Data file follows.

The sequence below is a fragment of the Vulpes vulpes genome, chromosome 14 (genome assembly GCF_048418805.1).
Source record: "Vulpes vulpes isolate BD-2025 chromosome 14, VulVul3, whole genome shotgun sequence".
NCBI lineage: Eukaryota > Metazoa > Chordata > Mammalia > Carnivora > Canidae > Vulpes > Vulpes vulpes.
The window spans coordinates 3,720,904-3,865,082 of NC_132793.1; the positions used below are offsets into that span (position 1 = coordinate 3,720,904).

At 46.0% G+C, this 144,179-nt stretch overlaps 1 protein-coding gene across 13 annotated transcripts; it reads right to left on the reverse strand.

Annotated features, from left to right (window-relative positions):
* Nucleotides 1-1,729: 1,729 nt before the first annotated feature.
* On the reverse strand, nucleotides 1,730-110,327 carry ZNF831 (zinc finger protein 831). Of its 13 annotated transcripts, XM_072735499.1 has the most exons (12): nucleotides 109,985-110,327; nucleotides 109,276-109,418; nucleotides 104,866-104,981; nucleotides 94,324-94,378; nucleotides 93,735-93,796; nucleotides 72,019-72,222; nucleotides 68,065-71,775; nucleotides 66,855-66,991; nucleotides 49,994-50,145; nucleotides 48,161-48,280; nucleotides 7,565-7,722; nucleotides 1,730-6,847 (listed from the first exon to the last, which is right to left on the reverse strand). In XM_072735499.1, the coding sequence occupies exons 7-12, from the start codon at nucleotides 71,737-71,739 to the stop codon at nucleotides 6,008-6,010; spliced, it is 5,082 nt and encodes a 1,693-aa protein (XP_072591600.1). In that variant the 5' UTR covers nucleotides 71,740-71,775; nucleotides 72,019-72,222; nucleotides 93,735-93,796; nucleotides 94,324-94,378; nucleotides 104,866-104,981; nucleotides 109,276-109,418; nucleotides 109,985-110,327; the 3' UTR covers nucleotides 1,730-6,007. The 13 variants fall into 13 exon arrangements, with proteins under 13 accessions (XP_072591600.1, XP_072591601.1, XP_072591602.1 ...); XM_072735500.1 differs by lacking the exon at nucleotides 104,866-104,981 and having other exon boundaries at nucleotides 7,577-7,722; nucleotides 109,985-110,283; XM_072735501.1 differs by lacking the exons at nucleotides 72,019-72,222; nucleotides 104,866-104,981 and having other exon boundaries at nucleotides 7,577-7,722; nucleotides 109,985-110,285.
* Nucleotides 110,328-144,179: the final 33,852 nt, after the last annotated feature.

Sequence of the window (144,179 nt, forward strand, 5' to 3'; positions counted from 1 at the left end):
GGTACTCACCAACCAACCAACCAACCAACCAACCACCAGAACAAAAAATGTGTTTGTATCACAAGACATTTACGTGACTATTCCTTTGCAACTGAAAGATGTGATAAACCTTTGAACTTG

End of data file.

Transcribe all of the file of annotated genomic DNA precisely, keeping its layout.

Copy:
The sequence below is a fragment of the Vulpes vulpes genome, chromosome 14 (genome assembly GCF_048418805.1).
Source record: "Vulpes vulpes isolate BD-2025 chromosome 14, VulVul3, whole genome shotgun sequence".
NCBI lineage: Eukaryota > Metazoa > Chordata > Mammalia > Carnivora > Canidae > Vulpes > Vulpes vulpes.
The window spans coordinates 3,720,904-3,865,082 of NC_132793.1; the positions used below are offsets into that span (position 1 = coordinate 3,720,904).

At 46.0% G+C, this 144,179-nt stretch overlaps 1 protein-coding gene across 13 annotated transcripts; it reads right to left on the reverse strand.

Annotated features, from left to right (window-relative positions):
* Nucleotides 1-1,729: 1,729 nt before the first annotated feature.
* On the reverse strand, nucleotides 1,730-110,327 carry ZNF831 (zinc finger protein 831). Of its 13 annotated transcripts, XM_072735499.1 has the most exons (12): nucleotides 109,985-110,327; nucleotides 109,276-109,418; nucleotides 104,866-104,981; nucleotides 94,324-94,378; nucleotides 93,735-93,796; nucleotides 72,019-72,222; nucleotides 68,065-71,775; nucleotides 66,855-66,991; nucleotides 49,994-50,145; nucleotides 48,161-48,280; nucleotides 7,565-7,722; nucleotides 1,730-6,847 (listed from the first exon to the last, which is right to left on the reverse strand). In XM_072735499.1, the coding sequence occupies exons 7-12, from the start codon at nucleotides 71,737-71,739 to the stop codon at nucleotides 6,008-6,010; spliced, it is 5,082 nt and encodes a 1,693-aa protein (XP_072591600.1). In that variant the 5' UTR covers nucleotides 71,740-71,775; nucleotides 72,019-72,222; nucleotides 93,735-93,796; nucleotides 94,324-94,378; nucleotides 104,866-104,981; nucleotides 109,276-109,418; nucleotides 109,985-110,327; the 3' UTR covers nucleotides 1,730-6,007. The 13 variants fall into 13 exon arrangements, with proteins under 13 accessions (XP_072591600.1, XP_072591601.1, XP_072591602.1 ...); XM_072735500.1 differs by lacking the exon at nucleotides 104,866-104,981 and having other exon boundaries at nucleotides 7,577-7,722; nucleotides 109,985-110,283; XM_072735501.1 differs by lacking the exons at nucleotides 72,019-72,222; nucleotides 104,866-104,981 and having other exon boundaries at nucleotides 7,577-7,722; nucleotides 109,985-110,285.
* Nucleotides 110,328-144,179: the final 33,852 nt, after the last annotated feature.

Sequence of the window (144,179 nt, forward strand, 5' to 3'; positions counted from 1 at the left end):
GGTACTCACCAACCAACCAACCAACCAACCAACCACCAGAACAAAAAATGTGTTTGTATCACAAGACATTTACGTGACTATTCCTTTGCAACTGAAAGATGTGATAAACCTTTGAACTTG